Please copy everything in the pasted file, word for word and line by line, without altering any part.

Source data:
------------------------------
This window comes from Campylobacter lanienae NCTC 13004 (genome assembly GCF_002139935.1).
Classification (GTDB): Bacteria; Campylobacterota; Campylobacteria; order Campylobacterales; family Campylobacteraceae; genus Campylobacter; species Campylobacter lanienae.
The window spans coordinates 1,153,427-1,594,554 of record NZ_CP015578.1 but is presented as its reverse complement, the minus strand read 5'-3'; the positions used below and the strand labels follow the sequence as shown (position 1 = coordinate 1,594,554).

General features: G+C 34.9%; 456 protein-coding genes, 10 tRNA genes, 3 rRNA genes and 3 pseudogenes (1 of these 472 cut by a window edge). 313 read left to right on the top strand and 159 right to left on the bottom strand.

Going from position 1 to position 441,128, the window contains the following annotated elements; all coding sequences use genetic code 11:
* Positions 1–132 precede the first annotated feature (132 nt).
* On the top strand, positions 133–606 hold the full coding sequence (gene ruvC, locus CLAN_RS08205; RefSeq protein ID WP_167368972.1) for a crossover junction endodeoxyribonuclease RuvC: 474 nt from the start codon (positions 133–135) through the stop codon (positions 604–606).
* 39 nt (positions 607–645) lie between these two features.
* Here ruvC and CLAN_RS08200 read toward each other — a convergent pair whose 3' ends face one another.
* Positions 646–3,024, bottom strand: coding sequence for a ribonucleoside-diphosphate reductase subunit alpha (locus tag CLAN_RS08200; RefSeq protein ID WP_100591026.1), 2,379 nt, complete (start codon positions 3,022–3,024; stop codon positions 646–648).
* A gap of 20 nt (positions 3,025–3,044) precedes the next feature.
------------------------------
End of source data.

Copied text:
This window comes from Campylobacter lanienae NCTC 13004 (genome assembly GCF_002139935.1).
Classification (GTDB): Bacteria; Campylobacterota; Campylobacteria; order Campylobacterales; family Campylobacteraceae; genus Campylobacter; species Campylobacter lanienae.
The window spans coordinates 1,153,427-1,594,554 of record NZ_CP015578.1 but is presented as its reverse complement, the minus strand read 5'-3'; the positions used below and the strand labels follow the sequence as shown (position 1 = coordinate 1,594,554).

General features: G+C 34.9%; 456 protein-coding genes, 10 tRNA genes, 3 rRNA genes and 3 pseudogenes (1 of these 472 cut by a window edge). 313 read left to right on the top strand and 159 right to left on the bottom strand.

Going from position 1 to position 441,128, the window contains the following annotated elements; all coding sequences use genetic code 11:
* Positions 1–132 precede the first annotated feature (132 nt).
* On the top strand, positions 133–606 hold the full coding sequence (gene ruvC, locus CLAN_RS08205; RefSeq protein ID WP_167368972.1) for a crossover junction endodeoxyribonuclease RuvC: 474 nt from the start codon (positions 133–135) through the stop codon (positions 604–606).
* 39 nt (positions 607–645) lie between these two features.
* Here ruvC and CLAN_RS08200 read toward each other — a convergent pair whose 3' ends face one another.
* Positions 646–3,024, bottom strand: coding sequence for a ribonucleoside-diphosphate reductase subunit alpha (locus tag CLAN_RS08200; RefSeq protein ID WP_100591026.1), 2,379 nt, complete (start codon positions 3,022–3,024; stop codon positions 646–648).
* A gap of 20 nt (positions 3,025–3,044) precedes the next feature.